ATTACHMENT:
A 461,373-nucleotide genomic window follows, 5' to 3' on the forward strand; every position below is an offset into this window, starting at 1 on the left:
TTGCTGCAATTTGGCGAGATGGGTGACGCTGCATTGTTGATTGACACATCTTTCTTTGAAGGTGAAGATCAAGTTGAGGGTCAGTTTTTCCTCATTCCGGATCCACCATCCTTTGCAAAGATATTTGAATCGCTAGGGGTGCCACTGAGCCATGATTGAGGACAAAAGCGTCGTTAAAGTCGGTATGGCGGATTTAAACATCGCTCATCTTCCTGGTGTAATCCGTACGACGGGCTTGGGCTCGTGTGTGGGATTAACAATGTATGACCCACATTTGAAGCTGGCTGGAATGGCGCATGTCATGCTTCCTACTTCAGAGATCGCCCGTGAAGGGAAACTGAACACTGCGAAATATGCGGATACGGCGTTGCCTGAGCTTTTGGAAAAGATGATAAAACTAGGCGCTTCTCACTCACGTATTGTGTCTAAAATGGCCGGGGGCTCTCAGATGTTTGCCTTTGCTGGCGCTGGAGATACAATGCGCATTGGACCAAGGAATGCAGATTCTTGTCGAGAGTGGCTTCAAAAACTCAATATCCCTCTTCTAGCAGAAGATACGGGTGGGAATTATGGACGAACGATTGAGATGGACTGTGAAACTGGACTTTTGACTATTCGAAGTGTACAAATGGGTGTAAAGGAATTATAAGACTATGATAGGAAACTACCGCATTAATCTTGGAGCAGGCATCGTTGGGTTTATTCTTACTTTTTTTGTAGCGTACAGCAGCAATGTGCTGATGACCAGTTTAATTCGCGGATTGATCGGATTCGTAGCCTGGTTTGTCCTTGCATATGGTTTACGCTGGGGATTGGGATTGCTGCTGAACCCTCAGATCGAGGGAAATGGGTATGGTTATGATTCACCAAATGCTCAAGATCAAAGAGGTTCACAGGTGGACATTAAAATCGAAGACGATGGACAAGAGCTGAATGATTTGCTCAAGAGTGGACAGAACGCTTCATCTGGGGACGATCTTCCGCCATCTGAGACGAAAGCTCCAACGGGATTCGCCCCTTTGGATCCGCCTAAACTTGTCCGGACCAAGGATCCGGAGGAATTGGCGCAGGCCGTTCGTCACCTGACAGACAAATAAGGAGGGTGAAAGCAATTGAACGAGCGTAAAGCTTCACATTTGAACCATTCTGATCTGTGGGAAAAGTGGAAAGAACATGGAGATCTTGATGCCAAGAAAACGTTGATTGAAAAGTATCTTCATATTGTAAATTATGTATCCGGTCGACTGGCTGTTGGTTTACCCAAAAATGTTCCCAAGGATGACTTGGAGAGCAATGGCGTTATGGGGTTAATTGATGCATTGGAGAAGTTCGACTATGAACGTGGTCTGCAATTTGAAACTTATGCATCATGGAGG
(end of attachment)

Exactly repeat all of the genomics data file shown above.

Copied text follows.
A 461,373-nucleotide genomic window follows, 5' to 3' on the forward strand; every position below is an offset into this window, starting at 1 on the left:
TTGCTGCAATTTGGCGAGATGGGTGACGCTGCATTGTTGATTGACACATCTTTCTTTGAAGGTGAAGATCAAGTTGAGGGTCAGTTTTTCCTCATTCCGGATCCACCATCCTTTGCAAAGATATTTGAATCGCTAGGGGTGCCACTGAGCCATGATTGAGGACAAAAGCGTCGTTAAAGTCGGTATGGCGGATTTAAACATCGCTCATCTTCCTGGTGTAATCCGTACGACGGGCTTGGGCTCGTGTGTGGGATTAACAATGTATGACCCACATTTGAAGCTGGCTGGAATGGCGCATGTCATGCTTCCTACTTCAGAGATCGCCCGTGAAGGGAAACTGAACACTGCGAAATATGCGGATACGGCGTTGCCTGAGCTTTTGGAAAAGATGATAAAACTAGGCGCTTCTCACTCACGTATTGTGTCTAAAATGGCCGGGGGCTCTCAGATGTTTGCCTTTGCTGGCGCTGGAGATACAATGCGCATTGGACCAAGGAATGCAGATTCTTGTCGAGAGTGGCTTCAAAAACTCAATATCCCTCTTCTAGCAGAAGATACGGGTGGGAATTATGGACGAACGATTGAGATGGACTGTGAAACTGGACTTTTGACTATTCGAAGTGTACAAATGGGTGTAAAGGAATTATAAGACTATGATAGGAAACTACCGCATTAATCTTGGAGCAGGCATCGTTGGGTTTATTCTTACTTTTTTTGTAGCGTACAGCAGCAATGTGCTGATGACCAGTTTAATTCGCGGATTGATCGGATTCGTAGCCTGGTTTGTCCTTGCATATGGTTTACGCTGGGGATTGGGATTGCTGCTGAACCCTCAGATCGAGGGAAATGGGTATGGTTATGATTCACCAAATGCTCAAGATCAAAGAGGTTCACAGGTGGACATTAAAATCGAAGACGATGGACAAGAGCTGAATGATTTGCTCAAGAGTGGACAGAACGCTTCATCTGGGGACGATCTTCCGCCATCTGAGACGAAAGCTCCAACGGGATTCGCCCCTTTGGATCCGCCTAAACTTGTCCGGACCAAGGATCCGGAGGAATTGGCGCAGGCCGTTCGTCACCTGACAGACAAATAAGGAGGGTGAAAGCAATTGAACGAGCGTAAAGCTTCACATTTGAACCATTCTGATCTGTGGGAAAAGTGGAAAGAACATGGAGATCTTGATGCCAAGAAAACGTTGATTGAAAAGTATCTTCATATTGTAAATTATGTATCCGGTCGACTGGCTGTTGGTTTACCCAAAAATGTTCCCAAGGATGACTTGGAGAGCAATGGCGTTATGGGGTTAATTGATGCATTGGAGAAGTTCGACTATGAACGTGGTCTGCAATTTGAAACTTATGCATCATGGAGG